Objects: The purpose was to determine whether the epicardial adipose tissue (EAT) area on low-dose chest CT (LDCT) could be used to predict coronary atherosclerosis in an asymptomatic population considered for lung cancer screening. Methods: Subjects aged 55-80 years with smoking history who underwent both LDCT and coronary CT angiography (CCTA) were retrospectively enrolled. Correlation between the EAT volume in CCTA and EAT area in LDCT was evaluated. Coronary risk factors including the body surface area (BSA) indexed EAT area were compared between coronary plaque negative and positive groups. Significant factors for predicting coronary atherosclerosis were analyzed with logistic regression analysis. Receiver-operating characteristic curve analysis was performed to determine the cutoff value. Results: A total of 438 subjects were enrolled, including 299 subjects with coronary atherosclerosis. There was a good correlation between the EAT volume in CCTA and EAT area in LDCT (ρ = 0.712, p < 0.001). There were significant differences in age, systolic blood pressure, all BSA indexed EAT area, sex, and hypertension between plaque negative and positive groups. In multivariate logistic regression for the BSA indexed EAT area in LDCT at the RCA level, sex (OR: 11.168, 95% CI: 2.107-59.201, p = 0.005), systolic blood pressure (OR: 1.021, 95% CI: 1.005-1.036, p = 0.009), hypertension (OR: 1.723, 95% CI: 1.103-2.753, p = 0.017), and EAT area (OR: 1.273, 95% CI: 1.154-1.405, p < 0.001) were significant. The area under the curve of the BSA indexed EAT area in LDCT at the RCA level for coronary atherosclerosis was 0.657, and the cut-off value was 7.66 cm2/m2. Conclusion: The EAT area in LDCT could be used to predict coronary atherosclerosis in an asymptomatic population considered for lung cancer screening. Key Points: • To quantify EAT, the EAT area in LDCT can be used instead of the EAT volume in CCTA. • The EAT area measured in LDCT can be used as a predictor of coronary artery disease. • The extensive CAD group tended to have a greater EAT area than the non-extensive CAD group.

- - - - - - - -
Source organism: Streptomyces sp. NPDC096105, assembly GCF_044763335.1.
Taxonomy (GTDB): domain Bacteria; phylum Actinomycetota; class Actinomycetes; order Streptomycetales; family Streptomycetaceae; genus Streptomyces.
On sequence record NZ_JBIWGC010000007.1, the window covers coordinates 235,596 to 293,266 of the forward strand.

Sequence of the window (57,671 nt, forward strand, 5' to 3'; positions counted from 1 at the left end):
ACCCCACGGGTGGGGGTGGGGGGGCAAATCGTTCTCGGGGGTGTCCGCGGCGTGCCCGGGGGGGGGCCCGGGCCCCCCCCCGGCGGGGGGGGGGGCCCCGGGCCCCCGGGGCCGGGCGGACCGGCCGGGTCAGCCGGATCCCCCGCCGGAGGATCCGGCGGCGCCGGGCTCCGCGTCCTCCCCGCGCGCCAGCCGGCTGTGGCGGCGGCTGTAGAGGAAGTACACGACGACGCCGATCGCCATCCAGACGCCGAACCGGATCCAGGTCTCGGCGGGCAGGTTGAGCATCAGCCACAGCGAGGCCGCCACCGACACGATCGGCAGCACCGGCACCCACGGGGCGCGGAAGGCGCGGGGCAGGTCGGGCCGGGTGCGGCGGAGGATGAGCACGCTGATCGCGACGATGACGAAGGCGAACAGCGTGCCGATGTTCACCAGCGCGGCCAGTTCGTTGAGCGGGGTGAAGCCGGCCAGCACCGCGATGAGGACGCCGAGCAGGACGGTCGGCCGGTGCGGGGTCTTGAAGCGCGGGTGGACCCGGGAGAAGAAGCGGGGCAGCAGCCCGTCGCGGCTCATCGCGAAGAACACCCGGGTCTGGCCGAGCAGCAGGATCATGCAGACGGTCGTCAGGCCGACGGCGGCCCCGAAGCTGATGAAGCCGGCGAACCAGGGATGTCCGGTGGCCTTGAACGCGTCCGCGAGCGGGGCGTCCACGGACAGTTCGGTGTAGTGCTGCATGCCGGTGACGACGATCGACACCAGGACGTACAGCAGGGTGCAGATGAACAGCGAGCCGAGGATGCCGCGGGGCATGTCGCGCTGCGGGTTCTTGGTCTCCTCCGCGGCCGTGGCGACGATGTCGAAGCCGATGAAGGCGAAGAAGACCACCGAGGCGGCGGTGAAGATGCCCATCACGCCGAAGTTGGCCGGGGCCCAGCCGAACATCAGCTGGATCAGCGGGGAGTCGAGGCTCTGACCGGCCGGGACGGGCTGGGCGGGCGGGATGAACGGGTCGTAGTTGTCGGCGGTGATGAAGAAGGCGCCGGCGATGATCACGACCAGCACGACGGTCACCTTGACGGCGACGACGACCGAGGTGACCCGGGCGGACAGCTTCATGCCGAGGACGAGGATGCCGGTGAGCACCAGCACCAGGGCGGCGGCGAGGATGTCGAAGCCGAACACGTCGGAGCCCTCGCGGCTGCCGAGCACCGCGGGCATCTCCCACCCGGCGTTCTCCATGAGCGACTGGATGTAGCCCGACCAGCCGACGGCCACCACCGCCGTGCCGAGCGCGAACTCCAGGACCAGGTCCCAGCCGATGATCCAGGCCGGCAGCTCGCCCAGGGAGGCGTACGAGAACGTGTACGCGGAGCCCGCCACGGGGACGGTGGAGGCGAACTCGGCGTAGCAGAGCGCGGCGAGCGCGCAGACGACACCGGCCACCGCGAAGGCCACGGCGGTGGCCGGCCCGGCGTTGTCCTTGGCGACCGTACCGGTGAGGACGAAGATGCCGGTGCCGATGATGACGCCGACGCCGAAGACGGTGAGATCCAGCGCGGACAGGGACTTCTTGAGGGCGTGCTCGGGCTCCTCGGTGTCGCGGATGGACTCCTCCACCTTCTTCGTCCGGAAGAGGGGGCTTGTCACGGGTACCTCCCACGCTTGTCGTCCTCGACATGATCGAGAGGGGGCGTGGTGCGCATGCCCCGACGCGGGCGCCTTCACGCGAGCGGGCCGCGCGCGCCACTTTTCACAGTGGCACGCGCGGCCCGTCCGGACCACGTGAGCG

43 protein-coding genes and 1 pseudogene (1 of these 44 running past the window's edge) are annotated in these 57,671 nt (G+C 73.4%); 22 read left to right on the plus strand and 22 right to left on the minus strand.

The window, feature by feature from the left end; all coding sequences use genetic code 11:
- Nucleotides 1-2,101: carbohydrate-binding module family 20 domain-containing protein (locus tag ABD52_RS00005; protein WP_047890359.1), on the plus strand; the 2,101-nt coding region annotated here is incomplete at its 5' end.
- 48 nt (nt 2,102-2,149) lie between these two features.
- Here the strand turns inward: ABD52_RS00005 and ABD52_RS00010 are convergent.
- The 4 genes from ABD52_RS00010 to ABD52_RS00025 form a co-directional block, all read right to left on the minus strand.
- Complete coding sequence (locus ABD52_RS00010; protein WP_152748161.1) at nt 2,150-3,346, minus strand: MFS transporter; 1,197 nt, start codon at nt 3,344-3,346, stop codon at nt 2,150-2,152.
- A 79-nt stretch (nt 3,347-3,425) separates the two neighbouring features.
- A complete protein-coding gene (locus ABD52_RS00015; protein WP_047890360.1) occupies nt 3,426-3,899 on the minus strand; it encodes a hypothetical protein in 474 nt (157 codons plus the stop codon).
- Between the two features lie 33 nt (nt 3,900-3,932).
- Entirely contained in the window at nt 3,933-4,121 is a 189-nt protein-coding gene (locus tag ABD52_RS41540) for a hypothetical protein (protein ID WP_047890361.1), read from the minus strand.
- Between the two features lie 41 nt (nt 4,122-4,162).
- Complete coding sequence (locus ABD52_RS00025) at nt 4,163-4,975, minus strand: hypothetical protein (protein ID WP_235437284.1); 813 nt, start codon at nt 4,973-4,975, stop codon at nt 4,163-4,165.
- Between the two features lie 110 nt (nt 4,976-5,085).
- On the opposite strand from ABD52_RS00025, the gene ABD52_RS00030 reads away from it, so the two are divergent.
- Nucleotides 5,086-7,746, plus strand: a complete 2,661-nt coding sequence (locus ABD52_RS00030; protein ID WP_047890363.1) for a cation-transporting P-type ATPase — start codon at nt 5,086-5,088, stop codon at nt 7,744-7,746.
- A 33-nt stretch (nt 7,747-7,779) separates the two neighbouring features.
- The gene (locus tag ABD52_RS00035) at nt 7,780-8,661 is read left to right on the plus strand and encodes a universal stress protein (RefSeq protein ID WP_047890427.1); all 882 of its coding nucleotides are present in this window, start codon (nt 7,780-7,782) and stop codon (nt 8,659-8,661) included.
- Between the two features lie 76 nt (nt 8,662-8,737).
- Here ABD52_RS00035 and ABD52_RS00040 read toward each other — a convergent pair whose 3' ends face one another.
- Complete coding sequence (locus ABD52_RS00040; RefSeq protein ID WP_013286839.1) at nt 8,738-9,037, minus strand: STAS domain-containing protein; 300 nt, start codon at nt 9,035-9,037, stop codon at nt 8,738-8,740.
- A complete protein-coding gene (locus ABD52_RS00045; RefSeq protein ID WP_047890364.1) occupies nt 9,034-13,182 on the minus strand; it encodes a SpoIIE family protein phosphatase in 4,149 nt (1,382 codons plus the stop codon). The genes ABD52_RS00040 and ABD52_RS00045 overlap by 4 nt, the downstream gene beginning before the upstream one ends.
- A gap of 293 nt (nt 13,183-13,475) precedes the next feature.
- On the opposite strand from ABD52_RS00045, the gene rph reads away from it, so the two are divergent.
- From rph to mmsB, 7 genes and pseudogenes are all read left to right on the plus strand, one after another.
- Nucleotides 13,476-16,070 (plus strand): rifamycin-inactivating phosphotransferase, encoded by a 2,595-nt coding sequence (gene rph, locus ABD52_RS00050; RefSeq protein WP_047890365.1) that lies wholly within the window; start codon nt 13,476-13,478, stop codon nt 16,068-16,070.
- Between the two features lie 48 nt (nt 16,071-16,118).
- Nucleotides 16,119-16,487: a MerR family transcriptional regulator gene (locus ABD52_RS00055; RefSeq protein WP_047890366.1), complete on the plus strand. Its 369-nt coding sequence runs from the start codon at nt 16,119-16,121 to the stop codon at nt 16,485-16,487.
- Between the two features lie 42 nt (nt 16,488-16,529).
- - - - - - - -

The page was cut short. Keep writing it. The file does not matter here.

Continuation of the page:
- Adipose tissue
- Computed tomography angiography
- Coronary artery disease
- Multidetector computed tomography
ASJC Scopus subject areas
- Radiology Nuclear Medicine and imaging